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Now when we look into the other key stakeholder in retail, the consumer augmented reality will be the gamechanger for them. One of the main inconvenient with furniture retailers as well as appliance retailers (especially in the brick and mortar world) had to invest large sums of money to have an immense selling space as well as an immense amount of working capital to maintain such a large inventory. Such is the case for companies such as Ikea to Best Buy. However, with Augmented Reality companies now have the opportunity to provide the confidence that the products that they are being look good or fit in the case of appliances. This will be revolutionary for companies such as Ikea, that no longer people will have to measure if the stuff they are buying looks good or if it fits, but rather they could purchase the products directly from the augmented reality experience. For companies such as IKEA it means less stores, less capital expenditures (CAPEX), less working capital and improved profitability. For other companies such as Wayfair, that don’t have a physical presence, it means increased penetration in the market. For other companies such as Best Buy a dwindling physical presence and a transformation into the digital business landscape. As Augmented reality becomes the norm in the business, I do believe that companies such as Best Buy will make the transition to a more digital business.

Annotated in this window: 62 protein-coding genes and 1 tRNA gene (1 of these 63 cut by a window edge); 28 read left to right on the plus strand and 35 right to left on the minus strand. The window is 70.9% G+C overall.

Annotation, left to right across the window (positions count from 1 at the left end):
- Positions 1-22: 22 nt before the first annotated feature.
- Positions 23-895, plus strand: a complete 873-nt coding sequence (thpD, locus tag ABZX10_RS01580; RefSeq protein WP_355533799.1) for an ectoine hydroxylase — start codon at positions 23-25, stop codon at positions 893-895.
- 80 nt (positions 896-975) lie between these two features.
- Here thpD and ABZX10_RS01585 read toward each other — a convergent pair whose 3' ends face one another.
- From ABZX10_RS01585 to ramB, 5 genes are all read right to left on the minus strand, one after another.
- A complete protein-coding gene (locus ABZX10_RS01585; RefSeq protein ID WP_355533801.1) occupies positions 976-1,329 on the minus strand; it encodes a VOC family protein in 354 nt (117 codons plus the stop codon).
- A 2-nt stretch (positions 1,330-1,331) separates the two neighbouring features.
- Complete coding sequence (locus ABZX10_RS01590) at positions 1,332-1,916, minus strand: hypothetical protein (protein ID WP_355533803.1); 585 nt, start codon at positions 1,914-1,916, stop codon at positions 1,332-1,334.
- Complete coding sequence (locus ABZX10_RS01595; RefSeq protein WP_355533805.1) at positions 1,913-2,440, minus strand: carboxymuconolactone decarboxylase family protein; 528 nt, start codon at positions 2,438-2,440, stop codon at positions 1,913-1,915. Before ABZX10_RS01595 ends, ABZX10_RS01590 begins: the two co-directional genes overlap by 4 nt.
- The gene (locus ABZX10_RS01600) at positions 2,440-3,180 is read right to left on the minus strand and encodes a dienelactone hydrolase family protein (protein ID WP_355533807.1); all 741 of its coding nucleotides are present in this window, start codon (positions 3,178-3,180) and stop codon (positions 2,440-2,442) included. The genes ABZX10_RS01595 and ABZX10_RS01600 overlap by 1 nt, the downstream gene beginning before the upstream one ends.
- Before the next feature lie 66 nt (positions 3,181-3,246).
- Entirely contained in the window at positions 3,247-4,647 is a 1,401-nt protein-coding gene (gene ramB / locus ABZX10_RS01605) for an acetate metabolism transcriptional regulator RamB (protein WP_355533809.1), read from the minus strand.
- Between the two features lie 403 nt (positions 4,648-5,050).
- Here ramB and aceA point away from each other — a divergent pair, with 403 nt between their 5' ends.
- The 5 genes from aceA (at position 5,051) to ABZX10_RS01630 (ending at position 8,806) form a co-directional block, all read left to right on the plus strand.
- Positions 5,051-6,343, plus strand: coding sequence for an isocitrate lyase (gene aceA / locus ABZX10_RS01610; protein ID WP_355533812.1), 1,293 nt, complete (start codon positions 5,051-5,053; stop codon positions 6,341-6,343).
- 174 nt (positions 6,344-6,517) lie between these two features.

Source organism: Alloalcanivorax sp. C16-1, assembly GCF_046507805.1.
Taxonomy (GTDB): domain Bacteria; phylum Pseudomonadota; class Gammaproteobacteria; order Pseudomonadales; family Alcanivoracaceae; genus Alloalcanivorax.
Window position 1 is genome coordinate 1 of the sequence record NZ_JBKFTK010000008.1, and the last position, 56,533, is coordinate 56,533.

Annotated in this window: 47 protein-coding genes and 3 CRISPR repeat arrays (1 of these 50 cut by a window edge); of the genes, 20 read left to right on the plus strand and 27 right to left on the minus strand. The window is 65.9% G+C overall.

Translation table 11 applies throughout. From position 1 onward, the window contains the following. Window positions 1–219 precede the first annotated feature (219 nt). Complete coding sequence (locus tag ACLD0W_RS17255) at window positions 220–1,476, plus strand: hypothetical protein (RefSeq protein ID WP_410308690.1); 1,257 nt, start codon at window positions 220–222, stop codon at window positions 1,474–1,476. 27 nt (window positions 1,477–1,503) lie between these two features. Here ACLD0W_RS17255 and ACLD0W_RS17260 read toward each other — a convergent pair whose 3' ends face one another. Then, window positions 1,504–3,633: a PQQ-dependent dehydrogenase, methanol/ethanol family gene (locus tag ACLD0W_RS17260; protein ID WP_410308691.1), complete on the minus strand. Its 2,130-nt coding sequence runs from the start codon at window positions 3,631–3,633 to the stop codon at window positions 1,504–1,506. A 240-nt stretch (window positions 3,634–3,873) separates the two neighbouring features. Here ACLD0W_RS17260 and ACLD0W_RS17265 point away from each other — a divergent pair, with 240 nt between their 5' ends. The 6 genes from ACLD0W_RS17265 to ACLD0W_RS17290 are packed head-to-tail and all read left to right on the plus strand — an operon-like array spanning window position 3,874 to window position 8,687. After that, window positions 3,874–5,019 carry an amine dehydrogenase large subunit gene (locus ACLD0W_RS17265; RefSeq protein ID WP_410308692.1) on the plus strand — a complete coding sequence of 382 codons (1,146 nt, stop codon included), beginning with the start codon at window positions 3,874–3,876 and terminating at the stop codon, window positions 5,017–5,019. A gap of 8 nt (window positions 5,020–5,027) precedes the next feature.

Now when we combine Virtual Reality, Augmented Reality, and Mixed Reality, the future looks much more promising, but much more “un-real” at the same time.

Hyper Reality according to Keiichi Matsuda means the following

“Our physical and virtual realities are becoming increasingly intertwined. Technologies such as VR, augmented reality, wearables, and the internet of things are pointing to a world where technology will envelop every aspect of our lives. It will be the glue between every interaction and experience, offering amazing possibilities, while also controlling the way we understand the world. Hyper-Reality attempts to explore this exciting but dangerous trajectory.”